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Question DetailsAsked on 11/1/2014

Insulation in Basement Windows

I have about 12 mid size double glass windows and slider door in walkout basement. Basement is not being used in winter time. I am tired of putting plastics in the windows. Can I put faced R13 insulation, bats touching glass and paper facing inside? Insulation stands by itself and no taping/gluing/support is necessary. Makes it easy to remove and putting it back. Will that help me in saving money? Is R13 insulation better than plastics in the windows for saving money. Sun light is not needed in basement during winter.

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2 Answers

0
Votes

Your solution would increase the insulation on the windows. Although I would still include the plastic sheeting over the inside of the windows to keep drafts out.

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As a permament solution, you might want to consider replacing you windows which I presume are single pane, with new double pane vinyl windows. Alternatively, you could put in glass block windows as I done with my 5 basement windows. They are effective insulation and also provide added security. They cost me about $100 per window - installed.

Answered 3 years ago by hangie1

0
Votes

If it stays dry, the R13 fiberglass will give you several times better insulation than the plastic or a storm window, which is your other alternative but onluy increases your R value by about R2 or maybe R3.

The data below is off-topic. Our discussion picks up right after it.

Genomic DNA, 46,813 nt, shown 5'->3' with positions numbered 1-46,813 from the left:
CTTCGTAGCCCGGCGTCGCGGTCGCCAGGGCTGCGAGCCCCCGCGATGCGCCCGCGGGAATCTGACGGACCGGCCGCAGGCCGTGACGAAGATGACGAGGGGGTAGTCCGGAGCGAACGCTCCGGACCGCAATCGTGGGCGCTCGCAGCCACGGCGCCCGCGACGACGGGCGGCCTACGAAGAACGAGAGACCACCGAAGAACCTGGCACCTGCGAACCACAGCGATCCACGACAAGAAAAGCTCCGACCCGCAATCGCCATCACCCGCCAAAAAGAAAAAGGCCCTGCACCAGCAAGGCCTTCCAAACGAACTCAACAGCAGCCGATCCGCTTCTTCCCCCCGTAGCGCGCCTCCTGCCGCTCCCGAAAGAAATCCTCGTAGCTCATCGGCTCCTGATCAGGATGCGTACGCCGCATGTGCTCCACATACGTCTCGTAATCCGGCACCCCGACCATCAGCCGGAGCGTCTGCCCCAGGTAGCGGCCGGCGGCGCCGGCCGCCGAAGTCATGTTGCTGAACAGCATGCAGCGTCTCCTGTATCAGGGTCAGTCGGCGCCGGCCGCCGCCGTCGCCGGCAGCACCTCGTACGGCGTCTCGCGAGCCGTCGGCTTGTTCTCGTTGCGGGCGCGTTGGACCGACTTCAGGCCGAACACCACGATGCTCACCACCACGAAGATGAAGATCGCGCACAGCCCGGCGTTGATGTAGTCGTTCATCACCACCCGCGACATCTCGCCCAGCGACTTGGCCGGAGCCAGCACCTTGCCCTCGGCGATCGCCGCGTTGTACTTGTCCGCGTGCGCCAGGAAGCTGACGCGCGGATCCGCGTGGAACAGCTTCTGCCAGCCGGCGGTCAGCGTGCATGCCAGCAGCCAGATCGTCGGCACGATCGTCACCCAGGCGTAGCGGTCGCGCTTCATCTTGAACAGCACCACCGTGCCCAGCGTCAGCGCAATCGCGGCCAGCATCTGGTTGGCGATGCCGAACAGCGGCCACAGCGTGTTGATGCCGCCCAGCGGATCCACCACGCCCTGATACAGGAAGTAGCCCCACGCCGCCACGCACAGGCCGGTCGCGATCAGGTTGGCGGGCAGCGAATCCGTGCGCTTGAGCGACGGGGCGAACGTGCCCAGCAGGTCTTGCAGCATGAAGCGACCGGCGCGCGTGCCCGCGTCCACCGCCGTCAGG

To be sure it keeps its insulation value in the event of blowing rain or condensation, I would get closed-cell foam board insulation like Dow-Hi 40 and use it, custom cut to fit each window - in layers if wanted. R factor (dry) right about R5 per inch of thickness, and available in 1, 1.5, 2 and 3 inch thickness (not all thicknesses available in all areas), so 3 inch thickness would exceed the R value of normal 3-1/2" fiberglass and maintain most of it in the event of it getting damp. I would stuff some soft foam weather stripping or foam backer rod around the outermost piece to block airflow around it.

Even inside I think I would not use faced fiberglass insulation, because I would want the insulation to be able to breathe to remove condensation and icing on the glass, which will certainly occur because the glass will go well into the freezing zone in the winter with R13 insulation on the inside - possibly promoting rot asit thaws out. I would recommend insulating the outside instead with rigid foam - could be cut to fit window size and put in place, then a siding-matched painted piece of exterior plywood put over the outside for appearance - or the foam itself can be painted.


Bear in mind if any of there are legal egress windows that any covering that obstructs the full opening space or has to be removed before opening the window will be illegal.

Answered 3 years ago by LCD




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